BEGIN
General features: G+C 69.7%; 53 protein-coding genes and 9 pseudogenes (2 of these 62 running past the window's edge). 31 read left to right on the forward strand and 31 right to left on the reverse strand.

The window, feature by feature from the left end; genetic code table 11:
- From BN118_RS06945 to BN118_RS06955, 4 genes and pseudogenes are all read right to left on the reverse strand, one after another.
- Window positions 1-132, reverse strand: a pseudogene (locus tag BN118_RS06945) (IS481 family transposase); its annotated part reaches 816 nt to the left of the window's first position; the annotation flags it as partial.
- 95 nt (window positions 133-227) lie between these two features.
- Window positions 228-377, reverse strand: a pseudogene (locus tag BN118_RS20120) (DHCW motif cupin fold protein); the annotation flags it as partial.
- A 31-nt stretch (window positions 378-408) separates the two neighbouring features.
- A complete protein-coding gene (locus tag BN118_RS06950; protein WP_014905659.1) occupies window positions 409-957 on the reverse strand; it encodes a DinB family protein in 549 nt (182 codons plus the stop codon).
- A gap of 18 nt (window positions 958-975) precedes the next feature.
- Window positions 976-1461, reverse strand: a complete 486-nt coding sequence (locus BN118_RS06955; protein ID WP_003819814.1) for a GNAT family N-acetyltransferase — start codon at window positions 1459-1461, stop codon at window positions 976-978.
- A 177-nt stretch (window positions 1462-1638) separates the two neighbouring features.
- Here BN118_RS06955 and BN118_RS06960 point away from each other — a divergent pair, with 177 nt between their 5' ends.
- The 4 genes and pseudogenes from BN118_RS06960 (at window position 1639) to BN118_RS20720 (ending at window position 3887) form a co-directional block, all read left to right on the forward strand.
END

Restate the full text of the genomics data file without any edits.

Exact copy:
General features: G+C 69.7%; 53 protein-coding genes and 9 pseudogenes (2 of these 62 running past the window's edge). 31 read left to right on the forward strand and 31 right to left on the reverse strand.

The window, feature by feature from the left end; genetic code table 11:
- From BN118_RS06945 to BN118_RS06955, 4 genes and pseudogenes are all read right to left on the reverse strand, one after another.
- Window positions 1-132, reverse strand: a pseudogene (locus tag BN118_RS06945) (IS481 family transposase); its annotated part reaches 816 nt to the left of the window's first position; the annotation flags it as partial.
- 95 nt (window positions 133-227) lie between these two features.
- Window positions 228-377, reverse strand: a pseudogene (locus tag BN118_RS20120) (DHCW motif cupin fold protein); the annotation flags it as partial.
- A 31-nt stretch (window positions 378-408) separates the two neighbouring features.
- A complete protein-coding gene (locus tag BN118_RS06950; protein WP_014905659.1) occupies window positions 409-957 on the reverse strand; it encodes a DinB family protein in 549 nt (182 codons plus the stop codon).
- A gap of 18 nt (window positions 958-975) precedes the next feature.
- Window positions 976-1461, reverse strand: a complete 486-nt coding sequence (locus BN118_RS06955; protein ID WP_003819814.1) for a GNAT family N-acetyltransferase — start codon at window positions 1459-1461, stop codon at window positions 976-978.
- A 177-nt stretch (window positions 1462-1638) separates the two neighbouring features.
- Here BN118_RS06955 and BN118_RS06960 point away from each other — a divergent pair, with 177 nt between their 5' ends.
- The 4 genes and pseudogenes from BN118_RS06960 (at window position 1639) to BN118_RS20720 (ending at window position 3887) form a co-directional block, all read left to right on the forward strand.